#2. If you believe the Bible, as I do, then you believe that the major players in Genesis were covenant people of God and therefore were held to His high standards of worthiness. And yet, Diamant portrays them as being idolaters, lustful, and guilty of serious sins right and left (including some of the sexual perversions mentioned earlier). Not only that, they apparently have no sense of guilt or concern for breaking God's laws, as well as no real faith or religiosity. Except for their devotion to their idols. Wait, did I say idols? Because if there's one thing the Old Testament makes clear, I'm pretty sure it's that God doesn't tolerate idolatry. Huh. And I won't even begin to go into her portrayal of Isaac and Rebekah! Wow! Fiction I can appreciate. But I have no tolerance for mean-spirited slander. I can't help but make the comparison again with Orson Scott Card's novels. While I don't agree with everything in Card's portrayals, at least he paints his characters as good people who are sincerely trying to do what's right. They aren't perfect, and their flaws are glaringly obvious sometimes, but they are growing in their faith and devotion to each other and to their God. On the other hand, all of Diamant's men are despicable, her women aren't much better, and there is no hint of the faith that made them so remarkable. Which brings me to my next big issue.
#3. The feeling I got was that Diamant was so concerned with turning the story of Genesis on its head that she didn't care whether her version had any truth to it. Not just, "Let's try a more interesting interpretation," but, "Let's be as shocking and controversial as possible." I don't have a problem with experimenting with the story. This is fiction after all. But Diamant's method of trying to push it as far as possible comes across as very contrived and manipulative. It's not reinventing, it's forcing -- and that just makes it feel false. It was a little easier to enjoy the story after she left the pages of Genesis and followed the rest of Dinah's fictional life in Egypt. At that point the story lost it's manipulated feeling and was more interesting. Unfortunately, this departure didn't come until the end of the book, and it wasn't enough to redeem it. And just for good measure, Diamant brings Joseph in at the end and we see that he is a proud, arrogant bisexual with pedophilia tendencies. Nice. Because we needed one last jab at the prophets, thanks.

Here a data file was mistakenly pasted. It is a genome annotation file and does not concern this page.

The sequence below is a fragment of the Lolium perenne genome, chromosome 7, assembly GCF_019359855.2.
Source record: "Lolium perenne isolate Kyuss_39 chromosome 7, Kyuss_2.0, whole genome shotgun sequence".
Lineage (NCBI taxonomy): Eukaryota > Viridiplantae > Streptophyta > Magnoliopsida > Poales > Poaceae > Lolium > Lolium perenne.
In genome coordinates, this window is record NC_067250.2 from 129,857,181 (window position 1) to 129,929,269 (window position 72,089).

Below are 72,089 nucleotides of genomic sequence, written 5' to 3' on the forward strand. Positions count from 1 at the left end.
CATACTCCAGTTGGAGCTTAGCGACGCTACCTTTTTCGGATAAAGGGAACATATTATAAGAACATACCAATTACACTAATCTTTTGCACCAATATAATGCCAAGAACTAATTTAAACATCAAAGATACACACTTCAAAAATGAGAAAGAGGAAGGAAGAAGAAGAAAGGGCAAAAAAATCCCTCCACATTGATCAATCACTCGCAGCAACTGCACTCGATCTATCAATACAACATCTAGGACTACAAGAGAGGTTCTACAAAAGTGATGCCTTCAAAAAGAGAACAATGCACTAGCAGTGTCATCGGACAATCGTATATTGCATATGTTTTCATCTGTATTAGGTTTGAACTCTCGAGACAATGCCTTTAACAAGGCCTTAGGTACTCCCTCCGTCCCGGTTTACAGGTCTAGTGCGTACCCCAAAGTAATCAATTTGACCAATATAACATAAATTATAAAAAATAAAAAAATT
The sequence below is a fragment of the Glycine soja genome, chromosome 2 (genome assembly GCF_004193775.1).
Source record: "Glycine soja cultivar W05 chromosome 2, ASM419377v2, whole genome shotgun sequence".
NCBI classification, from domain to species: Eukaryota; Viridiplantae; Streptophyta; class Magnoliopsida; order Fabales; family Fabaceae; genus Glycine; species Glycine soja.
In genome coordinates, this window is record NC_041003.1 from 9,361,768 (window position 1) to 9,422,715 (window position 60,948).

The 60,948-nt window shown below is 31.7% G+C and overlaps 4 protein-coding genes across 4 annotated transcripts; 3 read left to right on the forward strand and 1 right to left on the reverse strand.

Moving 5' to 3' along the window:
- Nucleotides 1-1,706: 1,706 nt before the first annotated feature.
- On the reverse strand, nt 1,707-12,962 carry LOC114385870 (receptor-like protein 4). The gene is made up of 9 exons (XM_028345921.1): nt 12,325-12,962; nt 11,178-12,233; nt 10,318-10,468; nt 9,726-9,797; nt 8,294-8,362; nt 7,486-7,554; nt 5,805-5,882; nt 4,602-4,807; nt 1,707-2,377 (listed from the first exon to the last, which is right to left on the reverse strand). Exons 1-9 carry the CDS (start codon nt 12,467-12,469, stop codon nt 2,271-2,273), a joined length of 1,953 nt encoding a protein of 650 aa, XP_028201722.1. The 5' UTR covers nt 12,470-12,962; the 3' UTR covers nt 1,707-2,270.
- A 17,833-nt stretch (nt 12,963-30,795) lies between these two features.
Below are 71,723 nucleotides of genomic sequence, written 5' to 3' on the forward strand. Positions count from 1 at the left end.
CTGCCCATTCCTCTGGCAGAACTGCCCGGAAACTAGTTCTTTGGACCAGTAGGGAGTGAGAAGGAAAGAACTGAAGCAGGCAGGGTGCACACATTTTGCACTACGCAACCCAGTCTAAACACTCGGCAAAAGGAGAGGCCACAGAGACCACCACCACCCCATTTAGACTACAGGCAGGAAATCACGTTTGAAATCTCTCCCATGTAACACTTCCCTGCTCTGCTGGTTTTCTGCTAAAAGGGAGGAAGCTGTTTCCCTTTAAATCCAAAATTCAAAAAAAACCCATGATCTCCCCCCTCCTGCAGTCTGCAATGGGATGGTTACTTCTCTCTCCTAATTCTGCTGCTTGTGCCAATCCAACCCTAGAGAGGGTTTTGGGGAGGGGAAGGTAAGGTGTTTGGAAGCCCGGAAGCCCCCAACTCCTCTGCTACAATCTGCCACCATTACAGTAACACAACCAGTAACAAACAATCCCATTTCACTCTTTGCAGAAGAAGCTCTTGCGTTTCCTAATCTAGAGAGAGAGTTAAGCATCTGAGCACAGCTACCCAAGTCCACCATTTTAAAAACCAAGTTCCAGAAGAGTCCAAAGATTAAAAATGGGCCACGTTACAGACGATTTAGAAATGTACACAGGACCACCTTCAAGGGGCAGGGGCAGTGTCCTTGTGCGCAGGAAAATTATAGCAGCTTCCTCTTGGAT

#4. A lot of women who love The Red Tent (my friend included) only focus on the sisterhood aspect of it. But I didn't think that theme was strong enough to make up for all the other garbage. In fact, her portrayal of the women is another big complaint of mine. Continuing the manipulation discussed in #3, Diamant was also falsely imposing 20th century feminist ideology on this ancient story. Not just letting it creep in a little bit. I mean a full blown campaign. Hence, all the women are powerful and obsessed with sex from the moment they enter puberty, and almost all the men turn out to be slimy, selfish pigs. I have no problem with celebrating womanhood and motherhood and sisterhood. I think that's great. But I do have a problem with doing it in the context of glorifying sexual perversions, and degrading prophets of God and their wives. That's not celebrating womanhood: That's debasing it by robbing us of our connection to deity that comes through righteous and virtuous living. I would love to see these great women portrayed as the noble daughters of God they were, but instead Diamant gives us weak, impotent shadows by comparison.
I could go on, but I've already spent too much time on a novel that doesn't deserve all the hype. In my opinion, there is nothing redeeming in The Red Tent, unless you're just looking to have some rousing discussion at a book club!